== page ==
Final Cut Pro X or Motion?
Both FCP X and Motion allow you to perform compositing and animation. How do you decide which to use? This week on MacBreak Studio, I show Steve Martin from Ripple Training how to approach the same task in both applications.
According to Wikipedia, “Cinemagraphs are still photographs in which a minor and repeated movement occurs.” Cinemagraphs are intriguing because at first they appear to be regular photographs but then some small movement creates confusion and interest in the viewer: is this a photograph or a video?
In the examples we show here, the movement isn't repeated but it is regular and continuous: steam coming from a teapot, flames on a stove, and water streaming from a hose. The key to a good subject is to have something moving in the shot that can be isolated from the non-moving parts.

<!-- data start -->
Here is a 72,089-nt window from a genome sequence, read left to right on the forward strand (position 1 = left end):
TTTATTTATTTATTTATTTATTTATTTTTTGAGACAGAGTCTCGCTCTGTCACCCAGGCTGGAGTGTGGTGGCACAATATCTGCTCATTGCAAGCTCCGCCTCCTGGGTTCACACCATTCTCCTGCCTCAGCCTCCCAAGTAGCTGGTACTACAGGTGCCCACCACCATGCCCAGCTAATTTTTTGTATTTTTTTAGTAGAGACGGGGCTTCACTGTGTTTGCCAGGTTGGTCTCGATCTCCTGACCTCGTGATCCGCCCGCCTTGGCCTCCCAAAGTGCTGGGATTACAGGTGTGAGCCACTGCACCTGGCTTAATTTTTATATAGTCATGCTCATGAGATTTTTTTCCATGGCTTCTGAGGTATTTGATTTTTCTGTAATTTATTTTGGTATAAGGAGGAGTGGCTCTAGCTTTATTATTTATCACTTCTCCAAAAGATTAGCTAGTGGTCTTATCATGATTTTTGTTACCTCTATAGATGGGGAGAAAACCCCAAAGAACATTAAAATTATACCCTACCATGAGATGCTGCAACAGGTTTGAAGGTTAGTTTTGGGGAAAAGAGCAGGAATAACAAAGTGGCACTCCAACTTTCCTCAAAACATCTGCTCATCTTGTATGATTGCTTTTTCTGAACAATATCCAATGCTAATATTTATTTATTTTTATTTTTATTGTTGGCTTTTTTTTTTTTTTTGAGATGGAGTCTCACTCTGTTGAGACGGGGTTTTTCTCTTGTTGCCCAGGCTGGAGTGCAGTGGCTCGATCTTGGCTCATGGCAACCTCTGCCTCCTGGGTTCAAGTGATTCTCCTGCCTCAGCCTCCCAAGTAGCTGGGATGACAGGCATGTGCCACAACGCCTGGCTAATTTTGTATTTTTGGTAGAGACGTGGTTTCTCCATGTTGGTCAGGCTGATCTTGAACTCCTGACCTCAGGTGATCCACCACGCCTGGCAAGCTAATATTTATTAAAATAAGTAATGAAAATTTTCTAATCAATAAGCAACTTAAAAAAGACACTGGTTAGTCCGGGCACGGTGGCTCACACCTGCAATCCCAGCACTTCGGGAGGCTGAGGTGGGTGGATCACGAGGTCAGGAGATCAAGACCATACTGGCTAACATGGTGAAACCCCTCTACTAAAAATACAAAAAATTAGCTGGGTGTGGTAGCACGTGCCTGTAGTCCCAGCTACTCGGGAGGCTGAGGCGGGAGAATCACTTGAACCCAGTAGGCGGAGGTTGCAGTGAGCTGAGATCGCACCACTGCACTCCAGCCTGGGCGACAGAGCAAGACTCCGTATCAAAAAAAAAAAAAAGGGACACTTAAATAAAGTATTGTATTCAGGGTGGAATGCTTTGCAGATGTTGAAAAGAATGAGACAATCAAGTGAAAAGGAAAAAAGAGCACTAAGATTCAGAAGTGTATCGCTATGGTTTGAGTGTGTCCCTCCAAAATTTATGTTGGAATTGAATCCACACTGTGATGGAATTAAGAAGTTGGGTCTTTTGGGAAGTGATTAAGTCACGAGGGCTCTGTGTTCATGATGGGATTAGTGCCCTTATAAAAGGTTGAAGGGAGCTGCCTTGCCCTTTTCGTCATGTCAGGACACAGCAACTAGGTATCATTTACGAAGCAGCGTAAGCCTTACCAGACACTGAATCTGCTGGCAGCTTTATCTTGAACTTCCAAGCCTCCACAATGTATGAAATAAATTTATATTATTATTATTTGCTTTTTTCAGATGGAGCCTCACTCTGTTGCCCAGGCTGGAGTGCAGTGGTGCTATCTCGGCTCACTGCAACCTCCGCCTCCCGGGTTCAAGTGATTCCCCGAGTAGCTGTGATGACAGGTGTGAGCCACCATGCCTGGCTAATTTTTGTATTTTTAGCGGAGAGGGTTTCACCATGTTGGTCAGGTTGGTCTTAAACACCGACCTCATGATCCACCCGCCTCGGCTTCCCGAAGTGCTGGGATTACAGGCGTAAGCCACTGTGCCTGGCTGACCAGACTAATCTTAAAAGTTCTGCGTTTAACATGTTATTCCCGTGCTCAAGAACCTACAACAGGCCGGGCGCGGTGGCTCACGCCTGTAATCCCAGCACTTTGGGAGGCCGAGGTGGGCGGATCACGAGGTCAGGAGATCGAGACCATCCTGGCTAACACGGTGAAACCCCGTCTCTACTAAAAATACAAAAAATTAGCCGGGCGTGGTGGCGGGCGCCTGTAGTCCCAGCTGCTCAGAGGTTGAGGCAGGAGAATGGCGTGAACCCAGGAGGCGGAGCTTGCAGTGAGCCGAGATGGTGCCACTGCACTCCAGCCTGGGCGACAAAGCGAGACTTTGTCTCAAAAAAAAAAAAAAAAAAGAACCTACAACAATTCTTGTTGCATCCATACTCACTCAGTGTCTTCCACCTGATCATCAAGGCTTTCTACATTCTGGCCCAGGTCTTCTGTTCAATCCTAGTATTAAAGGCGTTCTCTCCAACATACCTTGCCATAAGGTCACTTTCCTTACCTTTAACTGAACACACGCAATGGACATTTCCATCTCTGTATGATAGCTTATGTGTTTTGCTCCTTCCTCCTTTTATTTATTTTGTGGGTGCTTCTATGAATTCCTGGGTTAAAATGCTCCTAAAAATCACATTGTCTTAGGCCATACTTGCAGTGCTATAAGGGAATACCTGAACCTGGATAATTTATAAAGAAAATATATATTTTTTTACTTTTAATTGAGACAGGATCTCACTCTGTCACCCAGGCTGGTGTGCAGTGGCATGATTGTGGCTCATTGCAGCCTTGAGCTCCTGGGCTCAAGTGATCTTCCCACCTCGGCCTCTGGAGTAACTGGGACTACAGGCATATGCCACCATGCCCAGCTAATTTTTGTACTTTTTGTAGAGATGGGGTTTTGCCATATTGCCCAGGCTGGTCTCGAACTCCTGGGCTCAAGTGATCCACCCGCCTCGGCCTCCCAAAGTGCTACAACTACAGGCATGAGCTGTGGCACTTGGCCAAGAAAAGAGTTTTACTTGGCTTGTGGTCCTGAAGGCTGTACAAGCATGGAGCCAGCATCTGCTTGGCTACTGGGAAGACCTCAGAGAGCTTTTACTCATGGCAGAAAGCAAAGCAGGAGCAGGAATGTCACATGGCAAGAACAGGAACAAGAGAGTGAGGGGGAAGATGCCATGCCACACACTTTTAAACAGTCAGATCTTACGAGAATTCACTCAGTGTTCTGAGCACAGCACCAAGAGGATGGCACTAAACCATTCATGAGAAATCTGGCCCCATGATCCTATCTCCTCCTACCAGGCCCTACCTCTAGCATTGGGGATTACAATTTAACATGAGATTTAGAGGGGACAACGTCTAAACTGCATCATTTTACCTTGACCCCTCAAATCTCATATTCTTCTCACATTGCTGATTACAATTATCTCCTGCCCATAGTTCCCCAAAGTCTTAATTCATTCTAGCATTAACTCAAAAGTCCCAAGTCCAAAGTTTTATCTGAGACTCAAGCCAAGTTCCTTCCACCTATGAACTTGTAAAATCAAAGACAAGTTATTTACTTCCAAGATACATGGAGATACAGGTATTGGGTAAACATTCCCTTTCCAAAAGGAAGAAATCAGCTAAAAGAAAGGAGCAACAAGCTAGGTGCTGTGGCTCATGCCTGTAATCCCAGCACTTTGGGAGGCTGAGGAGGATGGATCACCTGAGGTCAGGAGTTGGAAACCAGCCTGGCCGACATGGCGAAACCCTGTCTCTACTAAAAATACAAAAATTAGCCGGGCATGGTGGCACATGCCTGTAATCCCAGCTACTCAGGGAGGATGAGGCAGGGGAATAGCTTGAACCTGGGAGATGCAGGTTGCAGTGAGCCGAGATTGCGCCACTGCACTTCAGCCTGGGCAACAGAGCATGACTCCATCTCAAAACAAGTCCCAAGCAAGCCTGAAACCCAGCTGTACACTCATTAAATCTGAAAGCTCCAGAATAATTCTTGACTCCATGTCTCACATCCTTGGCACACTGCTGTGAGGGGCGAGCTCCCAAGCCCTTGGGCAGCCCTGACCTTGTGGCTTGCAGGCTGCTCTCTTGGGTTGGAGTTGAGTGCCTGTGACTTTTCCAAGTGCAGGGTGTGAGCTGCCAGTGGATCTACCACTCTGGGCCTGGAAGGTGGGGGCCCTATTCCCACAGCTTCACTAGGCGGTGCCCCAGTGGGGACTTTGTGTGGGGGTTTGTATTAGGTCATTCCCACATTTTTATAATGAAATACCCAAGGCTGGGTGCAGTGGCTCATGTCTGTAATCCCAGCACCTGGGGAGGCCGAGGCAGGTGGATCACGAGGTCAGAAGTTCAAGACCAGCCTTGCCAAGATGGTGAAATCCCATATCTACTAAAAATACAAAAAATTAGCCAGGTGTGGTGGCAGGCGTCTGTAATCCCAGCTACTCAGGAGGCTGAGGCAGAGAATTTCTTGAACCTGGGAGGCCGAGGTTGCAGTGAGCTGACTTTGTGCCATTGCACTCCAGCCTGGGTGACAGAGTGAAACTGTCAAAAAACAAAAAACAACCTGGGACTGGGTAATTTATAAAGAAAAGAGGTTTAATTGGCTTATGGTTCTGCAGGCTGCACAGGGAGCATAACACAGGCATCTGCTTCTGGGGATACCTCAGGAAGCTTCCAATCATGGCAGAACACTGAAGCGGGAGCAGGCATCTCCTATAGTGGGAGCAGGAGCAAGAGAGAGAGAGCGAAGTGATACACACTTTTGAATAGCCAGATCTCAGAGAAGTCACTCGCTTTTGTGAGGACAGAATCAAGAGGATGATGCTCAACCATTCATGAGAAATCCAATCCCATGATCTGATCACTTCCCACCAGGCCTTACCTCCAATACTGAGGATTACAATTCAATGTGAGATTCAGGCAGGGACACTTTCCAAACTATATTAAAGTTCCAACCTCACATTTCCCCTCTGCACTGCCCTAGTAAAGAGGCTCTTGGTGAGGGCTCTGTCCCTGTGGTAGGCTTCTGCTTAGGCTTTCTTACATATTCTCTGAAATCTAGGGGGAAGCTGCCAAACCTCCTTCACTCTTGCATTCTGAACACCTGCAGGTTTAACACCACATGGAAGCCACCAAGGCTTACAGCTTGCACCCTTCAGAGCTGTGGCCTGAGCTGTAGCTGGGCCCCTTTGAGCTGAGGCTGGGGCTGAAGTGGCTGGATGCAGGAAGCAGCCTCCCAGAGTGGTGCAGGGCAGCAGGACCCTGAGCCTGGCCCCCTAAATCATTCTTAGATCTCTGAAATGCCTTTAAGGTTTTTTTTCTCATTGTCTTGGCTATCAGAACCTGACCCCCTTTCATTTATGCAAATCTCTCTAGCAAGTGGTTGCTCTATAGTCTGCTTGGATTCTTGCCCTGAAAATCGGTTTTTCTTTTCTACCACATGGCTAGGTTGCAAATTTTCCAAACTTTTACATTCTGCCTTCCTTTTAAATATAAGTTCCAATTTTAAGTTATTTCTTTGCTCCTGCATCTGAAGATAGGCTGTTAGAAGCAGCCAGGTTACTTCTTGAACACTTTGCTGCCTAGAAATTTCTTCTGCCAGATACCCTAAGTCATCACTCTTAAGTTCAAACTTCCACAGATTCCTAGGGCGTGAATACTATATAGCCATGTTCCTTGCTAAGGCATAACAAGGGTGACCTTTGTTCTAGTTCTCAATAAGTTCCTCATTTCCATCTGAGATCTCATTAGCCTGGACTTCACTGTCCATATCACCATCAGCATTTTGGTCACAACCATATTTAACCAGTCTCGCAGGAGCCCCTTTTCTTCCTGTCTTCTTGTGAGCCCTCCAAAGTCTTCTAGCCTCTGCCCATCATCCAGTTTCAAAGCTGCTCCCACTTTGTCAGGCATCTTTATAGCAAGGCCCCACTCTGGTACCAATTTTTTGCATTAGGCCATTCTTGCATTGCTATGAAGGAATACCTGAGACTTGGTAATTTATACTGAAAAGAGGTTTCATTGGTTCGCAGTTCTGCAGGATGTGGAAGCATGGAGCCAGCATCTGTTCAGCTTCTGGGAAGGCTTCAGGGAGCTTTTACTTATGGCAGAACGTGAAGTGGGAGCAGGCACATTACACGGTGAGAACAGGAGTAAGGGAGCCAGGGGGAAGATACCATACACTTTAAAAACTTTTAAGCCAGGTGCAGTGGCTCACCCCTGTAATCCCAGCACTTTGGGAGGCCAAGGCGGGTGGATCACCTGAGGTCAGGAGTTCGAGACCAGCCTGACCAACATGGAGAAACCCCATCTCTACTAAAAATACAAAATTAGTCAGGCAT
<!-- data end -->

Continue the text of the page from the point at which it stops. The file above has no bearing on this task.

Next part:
The basic technique is quite simple: compositing a freeze frame on top of the video clip, then using a mask to reveal the moving portion of the video underneath. These processes can be performed in both FCP X and Motion, however each has its strengths and weaknesses.
For example, in Final Cut Pro, it's fast and easy to create a connected clip out of a single frame of a video clip on the primary story line. But the masking tools in FCP X are limited to a simple 4-point matte (unless you have Ripple Tools, which include an 8-point and 16-point matte). On the other hand, the color correction tools in FCP X are great, making it easy to do the type of secondary color correction that I demonstrate.
Motion has much better masking tools for creating more complex mattes. And it's also easy to create a freeze frame by applying a behavior to a video clip. Yet color correction works quite a bit differently than FCP X, making it more difficult to perform secondary color correction. Check out the video and decide which would work better for you.
The cinemagraphs by Peter Wiggins that I mention can be seen here.